With a name that has come to be synonymous with evil, Jeffrey Dahmer was one of the most horrific and disturbing serial killers of the past century.
Having killed at least seventeen young men as young as fourteen years old between 1978 and 1991 (taking advantage, to a reasonable extent, of the undergrounds of the gay scene during those years), Dahmer was finally caught in early 1991 and received in 1992 a sentence of fifteen life terms or 957 years in prison, whatever came first.
He was beaten to death a couple of years later while serving his sentence by a fellow inmate.
Before that, however, Dahmer was able to do all sorts of sickening things that still today shock the most experienced investigators: necrophilia, cannibalism, the fetishization of his victim’s bones, and some crude, brute experiments with “zombification.”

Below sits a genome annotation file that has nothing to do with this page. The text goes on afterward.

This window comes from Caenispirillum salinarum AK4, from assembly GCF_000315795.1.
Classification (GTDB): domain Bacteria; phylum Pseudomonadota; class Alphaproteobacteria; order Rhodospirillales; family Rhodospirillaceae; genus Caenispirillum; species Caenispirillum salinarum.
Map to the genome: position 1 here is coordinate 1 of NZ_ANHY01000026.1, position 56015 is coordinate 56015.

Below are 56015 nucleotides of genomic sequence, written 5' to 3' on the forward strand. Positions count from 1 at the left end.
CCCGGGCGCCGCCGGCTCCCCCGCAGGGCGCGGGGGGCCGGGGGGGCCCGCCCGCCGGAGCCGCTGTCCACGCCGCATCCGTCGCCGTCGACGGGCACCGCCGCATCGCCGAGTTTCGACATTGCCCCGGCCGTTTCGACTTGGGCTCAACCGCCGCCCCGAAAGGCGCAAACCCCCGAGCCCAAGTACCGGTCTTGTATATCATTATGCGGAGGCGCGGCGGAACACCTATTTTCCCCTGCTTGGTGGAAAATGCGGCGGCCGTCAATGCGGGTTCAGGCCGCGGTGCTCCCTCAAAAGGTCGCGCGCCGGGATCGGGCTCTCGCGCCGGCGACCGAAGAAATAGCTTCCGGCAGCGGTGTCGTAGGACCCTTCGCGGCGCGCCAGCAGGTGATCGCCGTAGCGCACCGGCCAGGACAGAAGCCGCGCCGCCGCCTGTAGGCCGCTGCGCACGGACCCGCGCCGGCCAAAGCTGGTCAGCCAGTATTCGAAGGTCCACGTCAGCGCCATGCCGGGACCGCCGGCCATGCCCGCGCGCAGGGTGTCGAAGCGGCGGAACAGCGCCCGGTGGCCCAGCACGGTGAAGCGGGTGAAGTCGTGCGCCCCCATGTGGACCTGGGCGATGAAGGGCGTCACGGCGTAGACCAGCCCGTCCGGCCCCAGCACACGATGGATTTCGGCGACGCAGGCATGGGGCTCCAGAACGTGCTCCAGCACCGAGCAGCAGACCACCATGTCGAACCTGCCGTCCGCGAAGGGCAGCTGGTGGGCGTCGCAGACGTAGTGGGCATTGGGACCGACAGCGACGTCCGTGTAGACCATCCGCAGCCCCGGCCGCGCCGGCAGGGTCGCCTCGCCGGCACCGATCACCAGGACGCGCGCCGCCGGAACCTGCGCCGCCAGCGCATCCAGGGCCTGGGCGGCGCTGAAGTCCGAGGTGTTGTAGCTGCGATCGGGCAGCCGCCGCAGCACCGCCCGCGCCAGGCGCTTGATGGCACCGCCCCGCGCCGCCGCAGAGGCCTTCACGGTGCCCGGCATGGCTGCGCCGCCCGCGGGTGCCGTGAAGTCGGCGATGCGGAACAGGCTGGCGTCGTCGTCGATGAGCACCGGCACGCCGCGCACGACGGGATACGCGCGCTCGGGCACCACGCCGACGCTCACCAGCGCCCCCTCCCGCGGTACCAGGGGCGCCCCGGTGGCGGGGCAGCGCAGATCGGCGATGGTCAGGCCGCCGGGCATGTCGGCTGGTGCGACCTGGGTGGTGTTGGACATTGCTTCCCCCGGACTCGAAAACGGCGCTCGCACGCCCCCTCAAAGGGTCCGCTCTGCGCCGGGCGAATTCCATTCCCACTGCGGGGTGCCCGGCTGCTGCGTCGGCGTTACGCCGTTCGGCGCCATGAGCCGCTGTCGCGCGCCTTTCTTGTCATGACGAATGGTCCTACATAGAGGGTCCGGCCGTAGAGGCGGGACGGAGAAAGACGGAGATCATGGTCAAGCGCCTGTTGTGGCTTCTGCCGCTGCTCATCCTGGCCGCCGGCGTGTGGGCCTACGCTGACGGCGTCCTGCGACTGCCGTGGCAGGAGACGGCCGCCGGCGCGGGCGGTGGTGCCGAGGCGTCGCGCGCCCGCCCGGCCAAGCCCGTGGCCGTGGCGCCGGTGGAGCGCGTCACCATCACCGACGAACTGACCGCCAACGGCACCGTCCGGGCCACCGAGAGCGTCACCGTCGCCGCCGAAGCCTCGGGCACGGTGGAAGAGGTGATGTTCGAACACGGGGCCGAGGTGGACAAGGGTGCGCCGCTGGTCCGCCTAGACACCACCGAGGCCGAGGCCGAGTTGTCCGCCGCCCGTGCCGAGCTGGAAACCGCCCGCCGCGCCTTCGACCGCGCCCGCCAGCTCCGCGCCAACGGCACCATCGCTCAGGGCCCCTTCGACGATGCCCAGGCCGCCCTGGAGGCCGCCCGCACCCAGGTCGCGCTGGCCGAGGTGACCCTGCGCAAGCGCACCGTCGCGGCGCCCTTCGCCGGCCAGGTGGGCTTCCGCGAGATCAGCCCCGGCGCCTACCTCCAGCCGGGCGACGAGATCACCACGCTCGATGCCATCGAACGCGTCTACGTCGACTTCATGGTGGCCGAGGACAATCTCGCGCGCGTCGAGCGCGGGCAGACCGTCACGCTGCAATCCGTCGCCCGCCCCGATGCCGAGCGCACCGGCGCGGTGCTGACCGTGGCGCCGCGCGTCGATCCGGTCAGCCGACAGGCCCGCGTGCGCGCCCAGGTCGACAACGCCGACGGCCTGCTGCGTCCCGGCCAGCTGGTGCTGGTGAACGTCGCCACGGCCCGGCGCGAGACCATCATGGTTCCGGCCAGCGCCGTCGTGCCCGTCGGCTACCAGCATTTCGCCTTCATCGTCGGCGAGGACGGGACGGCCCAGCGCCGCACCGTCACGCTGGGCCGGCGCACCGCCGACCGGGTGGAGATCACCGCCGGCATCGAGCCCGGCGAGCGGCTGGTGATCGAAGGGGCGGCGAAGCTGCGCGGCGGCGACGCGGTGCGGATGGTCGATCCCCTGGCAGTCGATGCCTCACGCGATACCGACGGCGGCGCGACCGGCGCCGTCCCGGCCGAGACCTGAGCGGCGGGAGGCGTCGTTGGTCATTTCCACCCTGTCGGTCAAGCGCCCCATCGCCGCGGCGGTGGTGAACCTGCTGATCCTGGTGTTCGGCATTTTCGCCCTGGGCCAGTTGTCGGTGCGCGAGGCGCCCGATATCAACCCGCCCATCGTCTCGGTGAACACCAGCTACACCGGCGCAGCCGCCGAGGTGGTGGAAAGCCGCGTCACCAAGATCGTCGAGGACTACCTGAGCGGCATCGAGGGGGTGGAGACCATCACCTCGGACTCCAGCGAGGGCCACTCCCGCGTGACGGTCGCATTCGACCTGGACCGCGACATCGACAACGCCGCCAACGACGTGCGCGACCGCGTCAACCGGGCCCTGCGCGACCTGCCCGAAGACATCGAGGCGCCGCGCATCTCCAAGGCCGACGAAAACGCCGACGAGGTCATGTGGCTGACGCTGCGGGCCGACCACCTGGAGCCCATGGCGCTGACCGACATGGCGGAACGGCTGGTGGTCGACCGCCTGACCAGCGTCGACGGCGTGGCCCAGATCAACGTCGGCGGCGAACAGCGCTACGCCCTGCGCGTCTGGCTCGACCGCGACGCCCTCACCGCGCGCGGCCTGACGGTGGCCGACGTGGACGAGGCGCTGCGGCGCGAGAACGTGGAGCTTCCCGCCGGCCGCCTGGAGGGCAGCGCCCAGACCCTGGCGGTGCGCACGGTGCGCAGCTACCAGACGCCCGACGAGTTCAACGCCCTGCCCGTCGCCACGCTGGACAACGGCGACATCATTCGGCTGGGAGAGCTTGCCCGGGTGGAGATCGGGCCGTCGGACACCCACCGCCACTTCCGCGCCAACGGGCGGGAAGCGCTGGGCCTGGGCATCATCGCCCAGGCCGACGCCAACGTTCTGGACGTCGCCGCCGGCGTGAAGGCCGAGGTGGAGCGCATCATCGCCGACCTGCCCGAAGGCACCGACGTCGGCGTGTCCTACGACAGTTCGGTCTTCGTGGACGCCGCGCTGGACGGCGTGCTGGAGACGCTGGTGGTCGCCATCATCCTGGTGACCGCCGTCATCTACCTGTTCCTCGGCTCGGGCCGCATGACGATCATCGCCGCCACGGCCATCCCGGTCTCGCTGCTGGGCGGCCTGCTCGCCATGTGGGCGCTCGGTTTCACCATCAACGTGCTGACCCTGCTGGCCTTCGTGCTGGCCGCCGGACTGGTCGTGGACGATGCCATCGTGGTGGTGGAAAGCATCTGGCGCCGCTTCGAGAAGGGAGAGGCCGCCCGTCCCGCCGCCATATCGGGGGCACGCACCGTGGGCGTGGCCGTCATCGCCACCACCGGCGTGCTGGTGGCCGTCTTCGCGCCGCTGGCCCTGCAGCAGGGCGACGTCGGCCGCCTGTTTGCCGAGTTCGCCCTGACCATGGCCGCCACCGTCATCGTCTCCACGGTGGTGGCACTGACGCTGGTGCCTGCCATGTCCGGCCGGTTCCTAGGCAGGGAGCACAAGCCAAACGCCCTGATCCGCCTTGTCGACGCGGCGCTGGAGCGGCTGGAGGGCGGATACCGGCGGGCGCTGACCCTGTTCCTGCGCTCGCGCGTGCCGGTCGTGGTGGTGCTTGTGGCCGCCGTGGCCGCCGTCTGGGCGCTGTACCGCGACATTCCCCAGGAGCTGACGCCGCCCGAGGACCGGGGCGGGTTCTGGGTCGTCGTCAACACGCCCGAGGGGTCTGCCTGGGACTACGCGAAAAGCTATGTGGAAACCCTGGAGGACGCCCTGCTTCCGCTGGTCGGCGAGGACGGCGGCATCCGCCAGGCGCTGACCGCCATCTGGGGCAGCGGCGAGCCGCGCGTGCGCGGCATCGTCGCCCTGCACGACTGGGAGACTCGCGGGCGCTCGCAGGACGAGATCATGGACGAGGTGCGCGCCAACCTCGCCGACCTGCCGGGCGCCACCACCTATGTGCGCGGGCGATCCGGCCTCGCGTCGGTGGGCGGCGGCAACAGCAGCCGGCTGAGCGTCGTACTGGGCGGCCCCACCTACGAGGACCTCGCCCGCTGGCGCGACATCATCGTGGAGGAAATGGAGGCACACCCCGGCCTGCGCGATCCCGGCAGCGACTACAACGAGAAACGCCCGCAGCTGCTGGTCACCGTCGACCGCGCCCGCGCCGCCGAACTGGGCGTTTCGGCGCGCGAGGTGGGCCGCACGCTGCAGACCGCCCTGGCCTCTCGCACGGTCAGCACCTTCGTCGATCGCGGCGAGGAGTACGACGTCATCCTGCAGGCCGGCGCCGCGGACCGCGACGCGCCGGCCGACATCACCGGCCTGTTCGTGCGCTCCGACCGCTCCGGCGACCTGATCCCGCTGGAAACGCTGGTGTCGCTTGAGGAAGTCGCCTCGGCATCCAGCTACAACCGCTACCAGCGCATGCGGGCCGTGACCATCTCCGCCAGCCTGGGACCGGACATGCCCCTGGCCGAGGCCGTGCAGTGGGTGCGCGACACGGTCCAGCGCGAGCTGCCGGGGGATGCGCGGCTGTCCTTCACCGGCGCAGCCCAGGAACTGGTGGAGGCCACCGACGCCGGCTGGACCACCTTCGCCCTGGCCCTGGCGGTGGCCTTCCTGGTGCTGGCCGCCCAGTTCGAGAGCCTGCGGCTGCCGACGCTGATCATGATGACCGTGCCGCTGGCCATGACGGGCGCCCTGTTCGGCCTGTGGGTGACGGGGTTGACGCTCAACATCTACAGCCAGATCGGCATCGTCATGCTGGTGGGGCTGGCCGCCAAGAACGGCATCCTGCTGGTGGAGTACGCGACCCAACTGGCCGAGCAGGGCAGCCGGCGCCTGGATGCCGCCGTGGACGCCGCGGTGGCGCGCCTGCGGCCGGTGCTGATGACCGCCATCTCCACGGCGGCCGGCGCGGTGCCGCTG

Please don’t go away and stay with us, as we revise some of the ten most shocking facts about a murderer that horrified the nation.
10 /10 The Young Jeffrey
According to all testimonies of his family and those who knew him then, Jeffrey Dahmer was an average, happy child until the age of four.
Strangely enough, a surgery to which he was subjected at that age to solve his troubles with a double hernia seemed to have an everlasting impact on this normal boy.
As his hypochondriac, he became more withdrawn all the time; his depressive mother started to demand more attention from his father.
By his early teens, his parent’s marriage ended after years of constant fighting, and teenage Dahmer was a mediocre student without friends, tense around people, and burgeoning alcoholism.
9 /10 Early Fantasies
It was around this time (when he was fourteen years old, or so) that, according to his admission, Dahmer noticed himself having sadistic fantasies about having an utterly submissive partner; dreams that came to be intermingled in his twisted mind with the lessons on dissection and cleaning bones that he had been receiving as part of his high school education and from his father, a chemist, who believed his son to have a healthy interest in the chemical processes involved.
He played with animal carcasses and liked to see how beings “fitted together.”